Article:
2.4 million: Number of Americans who have lost their jobs during the three years of the Bush administration

221,000: Number of jobs per month created since Bush's tax cuts took effect. He promised the measure would add 306,000

1,000: Number of new jobs created in the entire country in December. Analysts had expected a gain of 130,000

1st: This administration is on its way to becoming the first since 1929 (Herbert Hoover) to preside over an overall loss of jobs during its complete term in office

9 million: Number of US workers unemployed in September 2003

80%: Percentage of the Iraqi workforce now unemployed

55%: Percentage of the Iraqi workforce unemployed before the war

43.6 million: Number of Americans without health insurance in 2002

130: Number of countries (out of total of 191 recognised by the United Nations) with an American military presence

40%: Percentage of the world's military spending for which the US is responsible

$10.9 million: Average wealth of the members of Bush's original 16-person cabinet

88%: Percentage of American citizens who will save less than $100 on their 2006 federal taxes as a result of 2003 cut in capital gains and dividends taxes

$42,000: Average savings members of Bush's cabinet are expected to enjoy this year as a result in the cuts in capital gains and dividends taxes

$42,228: Median household income in the US in 2001

$116,000: Amount Vice-President Cheney is expected to save each year in taxes

44%: Percentage of Americans who believe the President's economic growth plan will mostly benefit the wealthy

700: Number of people from around the world the US has incarcerated in Guantanamo Bay, Cuba

1st: George W Bush became the first American president to ignore the Geneva Conventions by refusing to allow inspectors access to US-held prisoners of war

+6%: Percentage change since 2001 in the number of US families in poverty

1951: Last year in which a quarterly rise in US military spending was greater than the one the previous spring

54%: Percentage of US citizens who believe Bush was legitimately elected to his post

1st: First president to execute a federal prisoner in the past 40 years. Executions are typically ordered by separate states and not at federal level

9: Number of members of Bush's defence policy board who also sit on the corporate board of, or advise, at least one defence contractor

35: Number of countries to which US has suspended military assistance after they failed to sign agreements giving Americans immunity from prosecution before the International Criminal Court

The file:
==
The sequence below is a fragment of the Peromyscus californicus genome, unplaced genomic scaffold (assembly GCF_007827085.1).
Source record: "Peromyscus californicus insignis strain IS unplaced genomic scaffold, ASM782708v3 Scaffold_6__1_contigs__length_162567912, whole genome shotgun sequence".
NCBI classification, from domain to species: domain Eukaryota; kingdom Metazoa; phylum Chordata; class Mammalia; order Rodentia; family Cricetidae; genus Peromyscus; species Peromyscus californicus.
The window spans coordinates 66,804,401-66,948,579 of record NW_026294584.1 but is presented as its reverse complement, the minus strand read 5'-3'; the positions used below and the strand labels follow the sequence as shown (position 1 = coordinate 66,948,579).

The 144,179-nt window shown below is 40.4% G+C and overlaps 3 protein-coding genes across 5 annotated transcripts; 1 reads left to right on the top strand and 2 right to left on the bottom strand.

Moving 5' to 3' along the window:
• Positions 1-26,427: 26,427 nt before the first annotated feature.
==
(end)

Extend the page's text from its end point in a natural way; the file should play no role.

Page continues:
$300 million: Amount cut from the federal programme that provides subsidies to poor families so they can heat their homes

$1 billion: Amount of new US military aid promised Israel in April 2003 to offset the "burdens" of the US war on Iraq

58 million: Number of acres of public lands Bush has opened to road building, logging and drilling

200: Number of public-health and environmental laws Bush has attempted to downgrade or weaken

29,000: Number of American troops - which is close to the total of a whole army division - to have either been killed, wounded, injured or become so ill as to require evacuation from Iraq, according to the Pentagon

90%: Percentage of American citizens who said they approved of the way George Bush was handling his job as president when asked on 26 September, 2001

53%: Percentage of American citizens who approved of the way Bush was handling his job as president when asked on 16 January, 2004
Well, that?s cheery. And the spelling so British!

Molly Ivins from Austin, Texas has another take.

See It's about money
Follow the greenbacks to learn where seemingly haphazard Bush policy comes from
Molly Ivins - Creators Syndicate, Tuesday, January 20, 2004

Her take?
My fellow Americans, the state of the union's finances is enough to make an Enron accountant gag. When George W. Bush took office, he was handed a going concern. Projected annual surpluses from 2002 to 2011 were $5.6 trillion. In its most recent projection, the Congressional Budget Office says it expects $1.4 trillion in total deficits from 2004 to 2013. Bush's new future spending proposals -- including everything from the goofy manned-flight-to-Mars to the promotion of marriage -- already total an additional $2 trillion.

? It is unclear to me why anyone would believe anything the president says about our fiscal situation. Keep in mind, this is a man who took three Texas oil companies into bankruptcy.
And then she gets on her high horse about jobs, of all things.
I anticipate a painful skewing of the statistics on jobs, but there's not much even the finest spinners can do with the basic problem. Under Bill Clinton, the economy gained an average of 236,000 jobs every month. Under George W. Bush, the economy has lost an average of 66,000 jobs a month. Nor is the news getting better. Last month, the economy, supposedly in full recovery, added 1,000 jobs. The economy needs to generate 150,000 jobs a month just to absorb new workers.